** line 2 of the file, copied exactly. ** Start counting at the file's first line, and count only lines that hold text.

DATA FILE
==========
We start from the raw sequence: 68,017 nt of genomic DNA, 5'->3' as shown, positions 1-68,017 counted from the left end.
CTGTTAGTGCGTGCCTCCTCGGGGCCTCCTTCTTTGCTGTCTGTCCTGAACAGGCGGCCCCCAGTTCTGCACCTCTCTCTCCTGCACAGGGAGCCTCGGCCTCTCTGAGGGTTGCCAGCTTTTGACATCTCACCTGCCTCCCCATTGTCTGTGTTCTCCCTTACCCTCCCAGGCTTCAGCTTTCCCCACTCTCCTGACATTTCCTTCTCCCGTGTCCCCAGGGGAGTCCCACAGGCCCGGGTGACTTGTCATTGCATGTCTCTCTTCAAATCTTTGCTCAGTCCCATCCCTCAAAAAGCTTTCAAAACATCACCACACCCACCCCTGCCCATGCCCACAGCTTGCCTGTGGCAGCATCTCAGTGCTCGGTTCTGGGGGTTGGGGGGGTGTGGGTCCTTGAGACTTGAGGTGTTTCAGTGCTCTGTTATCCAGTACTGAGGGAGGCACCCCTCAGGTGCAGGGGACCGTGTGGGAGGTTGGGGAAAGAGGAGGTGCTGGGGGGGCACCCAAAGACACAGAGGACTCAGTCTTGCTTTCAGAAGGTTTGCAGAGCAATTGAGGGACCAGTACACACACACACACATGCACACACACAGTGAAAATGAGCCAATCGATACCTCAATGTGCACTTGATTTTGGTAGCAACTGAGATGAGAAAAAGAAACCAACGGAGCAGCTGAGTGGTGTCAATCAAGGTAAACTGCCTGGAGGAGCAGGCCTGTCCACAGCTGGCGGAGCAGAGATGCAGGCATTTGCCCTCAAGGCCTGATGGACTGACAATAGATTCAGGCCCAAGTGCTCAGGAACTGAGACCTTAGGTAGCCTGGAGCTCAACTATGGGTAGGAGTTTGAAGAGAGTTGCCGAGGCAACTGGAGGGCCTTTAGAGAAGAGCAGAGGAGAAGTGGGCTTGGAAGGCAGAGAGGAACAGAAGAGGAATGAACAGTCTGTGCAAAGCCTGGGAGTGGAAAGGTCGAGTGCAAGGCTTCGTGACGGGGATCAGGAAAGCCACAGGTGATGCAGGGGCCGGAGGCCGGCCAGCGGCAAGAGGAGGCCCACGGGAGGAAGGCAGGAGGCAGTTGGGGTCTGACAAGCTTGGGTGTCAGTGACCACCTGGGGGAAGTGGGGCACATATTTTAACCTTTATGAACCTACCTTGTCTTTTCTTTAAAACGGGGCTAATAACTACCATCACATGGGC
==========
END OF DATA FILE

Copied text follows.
CTGTTAGTGCGTGCCTCCTCGGGGCCTCCTTCTTTGCTGTCTGTCCTGAACAGGCGGCCCCCAGTTCTGCACCTCTCTCTCCTGCACAGGGAGCCTCGGCCTCTCTGAGGGTTGCCAGCTTTTGACATCTCACCTGCCTCCCCATTGTCTGTGTTCTCCCTTACCCTCCCAGGCTTCAGCTTTCCCCACTCTCCTGACATTTCCTTCTCCCGTGTCCCCAGGGGAGTCCCACAGGCCCGGGTGACTTGTCATTGCATGTCTCTCTTCAAATCTTTGCTCAGTCCCATCCCTCAAAAAGCTTTCAAAACATCACCACACCCACCCCTGCCCATGCCCACAGCTTGCCTGTGGCAGCATCTCAGTGCTCGGTTCTGGGGGTTGGGGGGGTGTGGGTCCTTGAGACTTGAGGTGTTTCAGTGCTCTGTTATCCAGTACTGAGGGAGGCACCCCTCAGGTGCAGGGGACCGTGTGGGAGGTTGGGGAAAGAGGAGGTGCTGGGGGGGCACCCAAAGACACAGAGGACTCAGTCTTGCTTTCAGAAGGTTTGCAGAGCAATTGAGGGACCAGTACACACACACACACATGCACACACACAGTGAAAATGAGCCAATCGATACCTCAATGTGCACTTGATTTTGGTAGCAACTGAGATGAGAAAAAGAAACCAACGGAGCAGCTGAGTGGTGTCAATCAAGGTAAACTGCCTGGAGGAGCAGGCCTGTCCACAGCTGGCGGAGCAGAGATGCAGGCATTTGCCCTCAAGGCCTGATGGACTGACAATAGATTCAGGCCCAAGTGCTCAGGAACTGAGACCTTAGGTAGCCTGGAGCTCAACTATGGGTAGGAGTTTGAAGAGAGTTGCCGAGGCAACTGGAGGGCCTTTAGAGAAGAGCAGAGGAGAAGTGGGCTTGGAAGGCAGAGAGGAACAGAAGAGGAATGAACAGTCTGTGCAAAGCCTGGGAGTGGAAAGGTCGAGTGCAAGGCTTCGTGACGGGGATCAGGAAAGCCACAGGTGATGCAGGGGCCGGAGGCCGGCCAGCGGCAAGAGGAGGCCCACGGGAGGAAGGCAGGAGGCAGTTGGGGTCTGACAAGCTTGGGTGTCAGTGACCACCTGGGGGAAGTGGGGCACATATTTTAACCTTTATGAACCTACCTTGTCTTTTCTTTAAAACGGGGCTAATAACTACCATCACATGGGC